Wondering What Do You Need To Do To File Bankruptcies? then we got your back covered with this detailed guide. Bankruptcy is a situation in which the extent of debts of an individual is higher than the extent of money that they have to offset, or pay the debts in a timely manner. In simple words, it can be termed as a situation in which a debtor is unable to pay his dues to his creditors. Unfortunately, due to the unpredictable financial market and jobs getting affected, a lot of people have had to undergo the unfortunate process of filing for bankruptcy in recent times. A person can either choose to file for bankruptcy as an individual, or on behalf of their business. Filing bankruptcy on behalf of your business does not necessarily mean that your assets separate from the business will be liquidated too, since the business is a distinct legal entity. However, it is likely that your business will be permanently closed for operations.
Basic concepts of Bankruptcy
Before filing for bankruptcy, either as an individual or as a business owner, it is first important to understand what it means, what it entails, and some basic concepts behind the term. Primarily, the two main focus points of a bankruptcy proceeding are the creditors and the debtor. The creditor is the person who lends the money to the individual who is unable to pay it back, or namely the debtor. A debtor can be either an individual or an artificial juristic entity, such as an organization or a company. Similarly, a creditor can also be a company, an individual, or a bank, depending on the circumstances of each case.
Types of bankruptcy
The types of bankruptcy proceedings that can be filed varies depending on which country you belong to, and what the jurisdiction of that country is. This article will focus on the types of bankruptcy proceedings that exist in the United States of India. Per the bankruptcy code, there are four primary types of bankruptcy, or “chapters”. They are Chapter 7, Chapter 13, Chapter 12, and Chapter 11 filings. While each of them deals with bankruptcy proceedings, they are slightly different from each other.
Chapter 7 bankruptcy proceedings are most commonly filed by either individuals, or by spouses together. The main process behind the recovery of debts in a chapter 7 bankruptcy proceedings is by liquifying the assets of the debtors. Liquidation of assets basically means to sell non-liquid assets to convert them into their cash value, to repay existing debts. While it may not be possible for a debtor to pay his debts fully despite liquidating his assets, to the extent or the amount to which the debt can be recovered, it will be done.
There may be classes of creditors as well, where certain creditors are entitled to full payment before the others, and depending on the class that a certain creditor belongs to, the cash realized from liquidating the assets will be given to that particular creditor in respect of the outstanding debt.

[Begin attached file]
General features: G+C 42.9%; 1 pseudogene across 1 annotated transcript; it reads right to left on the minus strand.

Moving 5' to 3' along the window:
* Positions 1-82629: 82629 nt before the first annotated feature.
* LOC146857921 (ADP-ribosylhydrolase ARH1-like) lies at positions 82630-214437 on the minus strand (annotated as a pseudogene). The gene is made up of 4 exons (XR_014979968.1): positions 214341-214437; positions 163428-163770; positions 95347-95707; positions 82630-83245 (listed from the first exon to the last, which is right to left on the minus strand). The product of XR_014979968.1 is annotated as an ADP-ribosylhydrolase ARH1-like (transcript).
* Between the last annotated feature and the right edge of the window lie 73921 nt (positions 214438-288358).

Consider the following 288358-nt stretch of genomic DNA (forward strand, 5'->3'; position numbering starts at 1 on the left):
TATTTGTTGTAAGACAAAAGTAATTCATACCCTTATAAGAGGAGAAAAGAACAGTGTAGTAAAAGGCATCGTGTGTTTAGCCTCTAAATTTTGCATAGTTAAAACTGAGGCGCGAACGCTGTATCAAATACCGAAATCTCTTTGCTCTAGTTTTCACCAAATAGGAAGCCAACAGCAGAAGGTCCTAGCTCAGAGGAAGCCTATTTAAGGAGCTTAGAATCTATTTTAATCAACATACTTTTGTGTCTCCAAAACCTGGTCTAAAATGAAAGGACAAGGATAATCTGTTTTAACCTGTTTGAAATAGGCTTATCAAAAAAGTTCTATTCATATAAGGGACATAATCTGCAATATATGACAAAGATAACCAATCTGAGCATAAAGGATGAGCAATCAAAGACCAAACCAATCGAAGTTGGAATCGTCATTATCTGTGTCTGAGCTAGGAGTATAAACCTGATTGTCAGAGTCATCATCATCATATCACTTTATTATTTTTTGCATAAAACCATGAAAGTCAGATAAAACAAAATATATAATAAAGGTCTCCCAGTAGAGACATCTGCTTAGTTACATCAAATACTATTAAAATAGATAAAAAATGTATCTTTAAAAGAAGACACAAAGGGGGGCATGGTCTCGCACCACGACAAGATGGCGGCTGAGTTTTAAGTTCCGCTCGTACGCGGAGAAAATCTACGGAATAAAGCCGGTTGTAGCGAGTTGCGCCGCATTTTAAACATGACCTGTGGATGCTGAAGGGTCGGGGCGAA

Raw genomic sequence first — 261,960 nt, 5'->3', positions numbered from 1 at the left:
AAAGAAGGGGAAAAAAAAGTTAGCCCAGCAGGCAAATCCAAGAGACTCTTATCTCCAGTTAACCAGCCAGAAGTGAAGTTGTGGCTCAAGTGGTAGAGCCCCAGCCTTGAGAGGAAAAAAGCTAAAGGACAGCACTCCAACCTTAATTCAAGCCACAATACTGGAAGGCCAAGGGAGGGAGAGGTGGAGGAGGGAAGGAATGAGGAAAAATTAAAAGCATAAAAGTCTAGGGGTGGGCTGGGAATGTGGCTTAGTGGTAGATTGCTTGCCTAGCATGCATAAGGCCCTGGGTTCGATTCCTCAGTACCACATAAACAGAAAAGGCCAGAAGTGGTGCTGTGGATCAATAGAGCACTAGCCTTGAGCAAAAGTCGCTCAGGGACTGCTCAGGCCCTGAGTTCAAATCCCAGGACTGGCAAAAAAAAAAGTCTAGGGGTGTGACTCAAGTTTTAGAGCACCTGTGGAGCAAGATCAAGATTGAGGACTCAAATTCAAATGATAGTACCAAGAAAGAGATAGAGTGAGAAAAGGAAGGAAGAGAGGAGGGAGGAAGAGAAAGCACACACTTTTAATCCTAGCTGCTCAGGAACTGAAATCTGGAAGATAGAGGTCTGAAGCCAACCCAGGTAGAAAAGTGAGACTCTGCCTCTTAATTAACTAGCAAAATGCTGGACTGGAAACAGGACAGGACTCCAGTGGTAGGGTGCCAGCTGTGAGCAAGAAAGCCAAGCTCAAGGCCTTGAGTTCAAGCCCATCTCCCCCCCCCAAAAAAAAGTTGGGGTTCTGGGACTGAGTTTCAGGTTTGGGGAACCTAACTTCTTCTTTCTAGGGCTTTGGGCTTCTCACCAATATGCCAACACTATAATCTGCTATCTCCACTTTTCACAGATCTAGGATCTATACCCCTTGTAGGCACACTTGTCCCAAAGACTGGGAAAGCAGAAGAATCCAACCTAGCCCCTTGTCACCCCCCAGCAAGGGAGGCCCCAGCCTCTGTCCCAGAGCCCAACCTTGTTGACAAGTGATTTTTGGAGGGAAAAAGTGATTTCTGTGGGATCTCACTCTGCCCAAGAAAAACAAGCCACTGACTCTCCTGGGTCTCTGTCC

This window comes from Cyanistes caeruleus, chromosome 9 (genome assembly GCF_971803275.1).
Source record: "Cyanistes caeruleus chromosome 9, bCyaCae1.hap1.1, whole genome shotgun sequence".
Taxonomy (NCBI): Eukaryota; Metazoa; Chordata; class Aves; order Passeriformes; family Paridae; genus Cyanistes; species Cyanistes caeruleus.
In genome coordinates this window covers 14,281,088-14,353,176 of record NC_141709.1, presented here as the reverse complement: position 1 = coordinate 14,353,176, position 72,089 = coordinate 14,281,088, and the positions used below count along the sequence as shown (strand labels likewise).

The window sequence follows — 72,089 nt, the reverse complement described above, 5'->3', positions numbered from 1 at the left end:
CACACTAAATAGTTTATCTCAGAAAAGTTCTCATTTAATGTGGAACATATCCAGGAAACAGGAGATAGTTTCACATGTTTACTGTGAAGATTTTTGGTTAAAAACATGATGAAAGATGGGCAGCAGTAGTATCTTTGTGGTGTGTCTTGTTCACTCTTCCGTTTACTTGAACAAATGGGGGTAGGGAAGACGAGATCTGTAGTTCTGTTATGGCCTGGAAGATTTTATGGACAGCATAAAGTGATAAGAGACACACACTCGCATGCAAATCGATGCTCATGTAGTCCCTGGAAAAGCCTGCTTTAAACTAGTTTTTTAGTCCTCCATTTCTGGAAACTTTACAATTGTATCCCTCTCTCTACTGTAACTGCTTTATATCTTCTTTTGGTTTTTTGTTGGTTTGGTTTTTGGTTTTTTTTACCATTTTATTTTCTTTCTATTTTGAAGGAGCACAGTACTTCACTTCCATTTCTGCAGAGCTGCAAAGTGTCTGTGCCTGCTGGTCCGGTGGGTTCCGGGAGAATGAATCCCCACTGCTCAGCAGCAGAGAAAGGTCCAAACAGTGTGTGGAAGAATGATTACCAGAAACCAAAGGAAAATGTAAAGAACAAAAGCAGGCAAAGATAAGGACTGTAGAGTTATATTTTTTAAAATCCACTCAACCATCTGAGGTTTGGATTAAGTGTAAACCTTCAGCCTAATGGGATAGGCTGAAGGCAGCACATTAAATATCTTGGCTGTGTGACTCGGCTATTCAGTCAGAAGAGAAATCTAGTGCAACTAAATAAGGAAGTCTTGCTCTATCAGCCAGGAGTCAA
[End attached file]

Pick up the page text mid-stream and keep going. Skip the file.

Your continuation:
It is not always the case that a chapter 7 bankruptcy proceedings are to be filed only by an individual. It can be filed by organizations or corporations as well. Even partnership firms are qualified to file Chapter 7 bankruptcy. Usually, a business chooses to file for bankruptcy because they are unable to fulfil their debt obligations and want to start over with a clean slate. While businesses may want to continue their work even post-filing for bankruptcy, most of the time, filing for bankruptcy means that the business will no longer be able to continue their operations. It must be kept in mind that while there may arise a source of income post the bankruptcy proceedings, such income will not be considered as a part of the bankruptcy process.
Another type of bankruptcy filing is under chapter 13. Chapter 13 is similar to Chapter 11. It is the role of the debtor in such a bankruptcy process to repay the debt that he has taken onto himself. In this type of bankruptcy process, the assets of the debtor are not garnished or liquidated to repay debts. However, a specific period of time or a set time frame is demarcated within which the debts have to be repaid, and the usual period granted to most debtors is a period of five years. In this type of bankruptcy, rising income during the course of the bankruptcy process can be used to offset debts to some extent.
Chapter 11 and Chapter 12
Apart from Chapter 7 and Chapter 13 bankruptcy proceedings that people hear about commonly, one can file for bankruptcy under chapter 11 and chapter 12 of the bankruptcy code as well. Here is a glimpse of what chapter 11 and chapter 12 bankruptcy proceedings entail.
1. Chapter 11
For those businesses in the United States of America that are undergoing a reorganization process, and that are unable to pay off their debtors due to their financial state, this is perhaps the most ideal chapter to file for bankruptcy under. It is a boon for businesses that are in financial trouble. Despite it being a helpful process overall, and while its goal is to provide the creditor with the sums that he is entitled to and to help the debtor escape from the clutches of debt, filing a chapter 11 bankruptcy can be a fairly complicated process. An individual can also file for bankruptcy under Chapter 11. If a business is going under a chapter 11 process, while the owner of the business retains ownership over the business, he has to work to repay the debts of the creditors.
2. Chapter 12
Chapter 12 is exclusively applicable only to farm owner debtors who still retain control over all of their assets. Based on a repayment system (usually in the form of an instalment schedule), the debtor has to work and attempt to repay the creditors in full. Chapter 12 bankruptcy filings are not as common as the rest, because of the narrow criterion of people (farm owners and fisheries) that can file under chapter 12.
What Do You Need To Do To File Bankruptcies?